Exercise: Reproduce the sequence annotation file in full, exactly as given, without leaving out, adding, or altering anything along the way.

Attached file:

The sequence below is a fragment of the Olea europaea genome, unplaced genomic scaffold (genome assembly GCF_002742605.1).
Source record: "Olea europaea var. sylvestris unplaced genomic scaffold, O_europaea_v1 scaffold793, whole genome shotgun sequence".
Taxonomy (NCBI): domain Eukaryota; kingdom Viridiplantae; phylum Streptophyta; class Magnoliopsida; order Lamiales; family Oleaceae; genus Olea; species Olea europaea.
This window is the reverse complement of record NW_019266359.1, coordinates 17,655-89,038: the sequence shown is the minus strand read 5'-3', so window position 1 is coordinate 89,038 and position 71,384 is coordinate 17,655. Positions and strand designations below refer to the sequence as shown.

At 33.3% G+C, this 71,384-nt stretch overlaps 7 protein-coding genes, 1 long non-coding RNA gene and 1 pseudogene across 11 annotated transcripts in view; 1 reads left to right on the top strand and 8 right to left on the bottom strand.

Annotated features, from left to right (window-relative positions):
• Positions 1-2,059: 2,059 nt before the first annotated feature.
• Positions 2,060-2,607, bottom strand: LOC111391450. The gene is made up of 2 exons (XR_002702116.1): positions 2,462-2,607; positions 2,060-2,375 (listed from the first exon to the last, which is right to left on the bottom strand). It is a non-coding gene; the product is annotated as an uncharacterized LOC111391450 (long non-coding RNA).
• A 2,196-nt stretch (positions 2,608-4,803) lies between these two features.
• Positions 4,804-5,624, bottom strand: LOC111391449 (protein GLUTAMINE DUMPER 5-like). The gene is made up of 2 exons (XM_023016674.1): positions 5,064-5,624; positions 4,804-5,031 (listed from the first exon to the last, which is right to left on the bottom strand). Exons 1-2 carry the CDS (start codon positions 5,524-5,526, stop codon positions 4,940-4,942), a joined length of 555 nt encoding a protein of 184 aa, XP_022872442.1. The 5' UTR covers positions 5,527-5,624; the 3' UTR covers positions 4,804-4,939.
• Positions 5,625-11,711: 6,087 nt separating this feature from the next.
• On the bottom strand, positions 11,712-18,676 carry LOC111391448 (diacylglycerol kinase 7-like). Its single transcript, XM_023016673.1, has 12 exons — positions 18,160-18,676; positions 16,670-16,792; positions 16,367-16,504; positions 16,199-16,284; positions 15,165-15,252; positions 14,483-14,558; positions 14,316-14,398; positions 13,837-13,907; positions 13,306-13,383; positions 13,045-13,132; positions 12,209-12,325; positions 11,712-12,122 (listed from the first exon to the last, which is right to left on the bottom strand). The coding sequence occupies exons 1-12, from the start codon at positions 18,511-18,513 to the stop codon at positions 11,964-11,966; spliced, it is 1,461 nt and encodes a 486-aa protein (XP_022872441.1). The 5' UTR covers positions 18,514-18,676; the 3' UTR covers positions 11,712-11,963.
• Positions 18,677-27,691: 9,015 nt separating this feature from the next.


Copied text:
The sequence below is a fragment of the Olea europaea genome, unplaced genomic scaffold (genome assembly GCF_002742605.1).
Source record: "Olea europaea var. sylvestris unplaced genomic scaffold, O_europaea_v1 scaffold793, whole genome shotgun sequence".
Taxonomy (NCBI): domain Eukaryota; kingdom Viridiplantae; phylum Streptophyta; class Magnoliopsida; order Lamiales; family Oleaceae; genus Olea; species Olea europaea.
This window is the reverse complement of record NW_019266359.1, coordinates 17,655-89,038: the sequence shown is the minus strand read 5'-3', so window position 1 is coordinate 89,038 and position 71,384 is coordinate 17,655. Positions and strand designations below refer to the sequence as shown.

At 33.3% G+C, this 71,384-nt stretch overlaps 7 protein-coding genes, 1 long non-coding RNA gene and 1 pseudogene across 11 annotated transcripts in view; 1 reads left to right on the top strand and 8 right to left on the bottom strand.

Annotated features, from left to right (window-relative positions):
• Positions 1-2,059: 2,059 nt before the first annotated feature.
• Positions 2,060-2,607, bottom strand: LOC111391450. The gene is made up of 2 exons (XR_002702116.1): positions 2,462-2,607; positions 2,060-2,375 (listed from the first exon to the last, which is right to left on the bottom strand). It is a non-coding gene; the product is annotated as an uncharacterized LOC111391450 (long non-coding RNA).
• A 2,196-nt stretch (positions 2,608-4,803) lies between these two features.
• Positions 4,804-5,624, bottom strand: LOC111391449 (protein GLUTAMINE DUMPER 5-like). The gene is made up of 2 exons (XM_023016674.1): positions 5,064-5,624; positions 4,804-5,031 (listed from the first exon to the last, which is right to left on the bottom strand). Exons 1-2 carry the CDS (start codon positions 5,524-5,526, stop codon positions 4,940-4,942), a joined length of 555 nt encoding a protein of 184 aa, XP_022872442.1. The 5' UTR covers positions 5,527-5,624; the 3' UTR covers positions 4,804-4,939.
• Positions 5,625-11,711: 6,087 nt separating this feature from the next.
• On the bottom strand, positions 11,712-18,676 carry LOC111391448 (diacylglycerol kinase 7-like). Its single transcript, XM_023016673.1, has 12 exons — positions 18,160-18,676; positions 16,670-16,792; positions 16,367-16,504; positions 16,199-16,284; positions 15,165-15,252; positions 14,483-14,558; positions 14,316-14,398; positions 13,837-13,907; positions 13,306-13,383; positions 13,045-13,132; positions 12,209-12,325; positions 11,712-12,122 (listed from the first exon to the last, which is right to left on the bottom strand). The coding sequence occupies exons 1-12, from the start codon at positions 18,511-18,513 to the stop codon at positions 11,964-11,966; spliced, it is 1,461 nt and encodes a 486-aa protein (XP_022872441.1). The 5' UTR covers positions 18,514-18,676; the 3' UTR covers positions 11,712-11,963.
• Positions 18,677-27,691: 9,015 nt separating this feature from the next.